Saturday, September 5, 2009

Esau: Don't Be Like Him

Sometimes a few sentences tell you all you need to know about a man. Consider this little snippet about Esau from Genesis 25:

Once when Jacob was cooking stew, Esau came in from the field, and he was exhausted. And Esau said to Jacob, "Let me eat some of that red stew, for I am exhausted!" (Therefore his name was called Edom.) Jacob said, "Sell me your birthright now." Esau said, "I am about to die; of what use is a birthright to me?" Jacob said, "Swear to me now." So he swore to him and sold his birthright to Jacob. Then Jacob gave Esau bread and lentil stew, and he ate and drank and rose and went his way. Thus Esau despised his birthright.

Esau and Jacob were twin sons of Isaac, an extremely wealthy man who had inherited the Abrahamic covenant of God's blessing. As the older son, Esau was entitled to the birthright - that is, when Isaac died, Esau would get a double share of the inheritance. For some families the birthright didn't amount to much, but when your father is possibly the richest in the world, a double share translates to a ton of wealth.

But one day Esau had been out hunting, and when he got back to the camp he was hungry. His deceitful brother Jacob offered an utterly ridiculous trade - some lentil stew for the birthright. Can you imagine, say, two of Warren Buffet's kids making a trade like this? "Sure, I'll buy that bowl of chili for thirty billion dollars. I'd be stupid not to!" It's not even like Jacob was out in the middle of nowhere - he hung around the camp and was cooking. Which means Esau could have easily just called one of their many servants and had food brought to him (and probably something better than lentil stew). Honestly, it's tough to imagine that Jacob wasn't kidding when he made the offer, and tough to believe he kept a straight face while doing so. How absurd can you get, asking for immeasurable riches for a measly bowl of stew?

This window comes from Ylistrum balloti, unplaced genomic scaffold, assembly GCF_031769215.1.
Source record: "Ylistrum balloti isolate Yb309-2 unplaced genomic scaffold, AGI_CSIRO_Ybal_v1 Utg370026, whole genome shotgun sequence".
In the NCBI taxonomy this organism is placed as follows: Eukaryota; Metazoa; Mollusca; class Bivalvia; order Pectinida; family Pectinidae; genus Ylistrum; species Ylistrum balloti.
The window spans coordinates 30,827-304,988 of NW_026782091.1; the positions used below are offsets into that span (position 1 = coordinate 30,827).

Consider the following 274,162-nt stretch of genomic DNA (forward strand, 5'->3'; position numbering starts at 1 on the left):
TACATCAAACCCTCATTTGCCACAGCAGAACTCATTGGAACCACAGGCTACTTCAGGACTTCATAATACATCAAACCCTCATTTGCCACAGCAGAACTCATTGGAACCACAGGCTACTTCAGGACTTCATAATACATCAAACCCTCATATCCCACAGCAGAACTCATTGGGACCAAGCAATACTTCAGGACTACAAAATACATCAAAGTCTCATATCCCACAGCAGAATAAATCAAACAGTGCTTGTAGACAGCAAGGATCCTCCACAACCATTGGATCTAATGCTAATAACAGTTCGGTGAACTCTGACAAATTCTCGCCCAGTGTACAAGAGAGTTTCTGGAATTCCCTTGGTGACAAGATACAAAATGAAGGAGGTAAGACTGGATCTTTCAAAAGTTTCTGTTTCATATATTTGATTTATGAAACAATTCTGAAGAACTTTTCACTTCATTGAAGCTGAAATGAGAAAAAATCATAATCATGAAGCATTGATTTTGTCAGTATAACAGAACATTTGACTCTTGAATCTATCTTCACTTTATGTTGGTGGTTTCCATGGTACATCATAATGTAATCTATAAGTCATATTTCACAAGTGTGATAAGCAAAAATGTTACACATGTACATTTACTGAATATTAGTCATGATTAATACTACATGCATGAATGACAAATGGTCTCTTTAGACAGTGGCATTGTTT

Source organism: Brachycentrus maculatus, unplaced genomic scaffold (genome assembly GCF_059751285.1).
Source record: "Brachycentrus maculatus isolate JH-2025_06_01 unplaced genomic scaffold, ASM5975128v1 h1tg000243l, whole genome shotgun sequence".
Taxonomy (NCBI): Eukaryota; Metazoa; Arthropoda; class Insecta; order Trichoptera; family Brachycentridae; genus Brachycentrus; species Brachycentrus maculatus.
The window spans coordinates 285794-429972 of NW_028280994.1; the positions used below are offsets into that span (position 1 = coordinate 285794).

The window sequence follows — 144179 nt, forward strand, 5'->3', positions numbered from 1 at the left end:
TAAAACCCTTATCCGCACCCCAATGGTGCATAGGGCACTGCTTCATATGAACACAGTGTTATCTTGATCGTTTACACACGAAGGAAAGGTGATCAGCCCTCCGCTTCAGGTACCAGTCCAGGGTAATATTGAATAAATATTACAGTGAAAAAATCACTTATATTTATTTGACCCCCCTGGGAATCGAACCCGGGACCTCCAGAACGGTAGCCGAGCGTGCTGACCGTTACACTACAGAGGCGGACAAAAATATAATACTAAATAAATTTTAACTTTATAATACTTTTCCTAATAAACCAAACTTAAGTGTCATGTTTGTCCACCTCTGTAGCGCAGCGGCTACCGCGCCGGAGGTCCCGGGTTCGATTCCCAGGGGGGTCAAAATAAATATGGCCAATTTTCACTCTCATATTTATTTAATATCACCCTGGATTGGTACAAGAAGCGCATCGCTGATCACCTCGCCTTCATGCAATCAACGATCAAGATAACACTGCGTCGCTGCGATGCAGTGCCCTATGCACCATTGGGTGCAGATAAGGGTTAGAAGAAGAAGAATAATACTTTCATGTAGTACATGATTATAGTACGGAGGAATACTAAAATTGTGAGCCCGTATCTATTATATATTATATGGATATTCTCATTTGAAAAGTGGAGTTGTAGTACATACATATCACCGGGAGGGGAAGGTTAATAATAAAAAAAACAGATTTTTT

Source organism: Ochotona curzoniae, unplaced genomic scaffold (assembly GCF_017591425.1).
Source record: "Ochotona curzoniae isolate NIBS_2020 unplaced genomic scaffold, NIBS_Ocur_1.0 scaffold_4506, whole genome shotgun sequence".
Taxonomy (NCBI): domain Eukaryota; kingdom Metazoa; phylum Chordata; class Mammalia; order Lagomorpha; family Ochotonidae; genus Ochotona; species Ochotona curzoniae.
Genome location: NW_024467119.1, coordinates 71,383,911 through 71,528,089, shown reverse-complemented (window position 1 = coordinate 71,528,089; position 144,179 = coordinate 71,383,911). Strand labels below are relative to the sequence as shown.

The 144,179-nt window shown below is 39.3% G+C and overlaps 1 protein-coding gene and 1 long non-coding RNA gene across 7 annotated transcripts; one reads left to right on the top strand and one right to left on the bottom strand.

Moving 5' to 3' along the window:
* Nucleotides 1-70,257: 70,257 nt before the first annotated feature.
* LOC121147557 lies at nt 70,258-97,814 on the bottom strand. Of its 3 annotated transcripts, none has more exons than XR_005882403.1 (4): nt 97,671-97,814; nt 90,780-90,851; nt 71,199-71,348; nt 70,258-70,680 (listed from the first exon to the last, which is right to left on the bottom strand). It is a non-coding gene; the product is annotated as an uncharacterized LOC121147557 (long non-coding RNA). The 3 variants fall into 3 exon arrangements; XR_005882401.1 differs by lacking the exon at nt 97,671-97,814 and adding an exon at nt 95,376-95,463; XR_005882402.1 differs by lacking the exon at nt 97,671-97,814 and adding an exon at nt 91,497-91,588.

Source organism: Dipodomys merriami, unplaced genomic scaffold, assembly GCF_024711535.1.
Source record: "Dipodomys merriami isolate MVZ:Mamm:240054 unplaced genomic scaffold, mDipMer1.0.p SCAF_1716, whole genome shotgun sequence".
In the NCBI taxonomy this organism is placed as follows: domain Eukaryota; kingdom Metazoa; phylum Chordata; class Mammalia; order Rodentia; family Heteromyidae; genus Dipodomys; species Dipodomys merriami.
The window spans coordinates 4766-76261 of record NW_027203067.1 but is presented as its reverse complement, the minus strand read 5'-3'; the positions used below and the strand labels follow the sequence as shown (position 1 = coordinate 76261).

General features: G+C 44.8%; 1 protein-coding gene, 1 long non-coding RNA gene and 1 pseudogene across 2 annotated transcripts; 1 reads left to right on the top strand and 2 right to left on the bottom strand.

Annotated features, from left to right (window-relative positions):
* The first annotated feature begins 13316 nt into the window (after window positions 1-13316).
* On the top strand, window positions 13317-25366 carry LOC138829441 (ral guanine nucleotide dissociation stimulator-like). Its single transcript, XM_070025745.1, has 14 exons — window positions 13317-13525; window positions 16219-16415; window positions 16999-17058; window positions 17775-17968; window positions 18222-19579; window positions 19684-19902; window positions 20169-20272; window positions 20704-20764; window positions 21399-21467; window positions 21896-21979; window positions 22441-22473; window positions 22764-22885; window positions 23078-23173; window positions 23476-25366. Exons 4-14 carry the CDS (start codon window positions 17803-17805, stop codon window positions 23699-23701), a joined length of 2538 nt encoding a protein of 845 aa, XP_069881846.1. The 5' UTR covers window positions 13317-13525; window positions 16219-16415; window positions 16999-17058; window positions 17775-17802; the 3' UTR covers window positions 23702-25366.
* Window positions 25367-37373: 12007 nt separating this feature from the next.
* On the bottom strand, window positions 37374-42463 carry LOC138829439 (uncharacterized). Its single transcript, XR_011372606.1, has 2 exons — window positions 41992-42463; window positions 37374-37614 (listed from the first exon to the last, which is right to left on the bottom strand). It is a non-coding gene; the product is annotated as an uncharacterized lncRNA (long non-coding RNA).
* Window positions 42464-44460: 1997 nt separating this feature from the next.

Esau traded in a heartbeat.

No wonder the text says he "despised his birthright." There's simply no other way to explain such a foolish trade. No rational defense for Esau's idiocy can possibly be offered - even the slightest bit of thought reveals this trade to be beyond lunacy. We read this and wonder how Esau could possibly do something so stupid.

And yet, how many of us have done infinitely worse?

Consider this warning from Hebrews 12. Esau's reprehensible trade is an illustration of the sheer lunacy of making an even worse trade:

See to it that no one fails to obtain the grace of God; that no "root of bitterness" springs up and causes trouble, and by it many become defiled; that no one is sexually immoral or unholy like Esau, who sold his birthright for a single meal. For you know that afterward, when he desired to inherit the blessing, he was rejected, for he found no chance to repent, though he sought it with tears.

The book of Hebrews is a massive warning to Jewish believers who, largely because of persecution, were considering abandoning the faith and returning to the old system. The author systematically shows the superiority of Jesus to the old system, proves that since Jesus came the old system is obsolete, and warns about the exclusivity of Jesus - if you abandon him, there is no hope to be found anywhere else. Writing to those who have lost family, property, power, freedom, and reputation, he encourages them to continue in faith, that is, to be so assured of their glorious future in Christ that current troubles pale in comparison, to count the riches of Christ as more valuable than all the pleasures of sin, and to persevere whatever the cost. Continue in Jesus because he's worth it, and to turn back is to abandon all hope.

With that backdrop, he introduces Esau as a model of what not to do. Esau looked at all the incredible wealth that could one day be his. He looked at a bowl of soup that would satisfy his hunger for a few hours. And he decided he would rather have the soup. Utter foolishness - and a perfect picture of what we do when we abandon Jesus.

We could have eternal glory and riches in heaven far beyond our imagination. Yet we decide we would rather enjoy the pleasures of sin for a short time. We would trade eternal glory for a few months of illicit sex. We would abandon heaven for a little money. We would deny God so we can enjoy a better reputation among peers or family or the intelligentsia. We denounce our faith to avoid persecution and live more comfortably. In all this, we are making a trade far worse than Esau's lunacy.

What is your bowl of stew? What is so precious to you that you would gladly abandon eternal joy and embrace eternal wrath? What in this world could possibly be so great that you would deny Jesus to have it?

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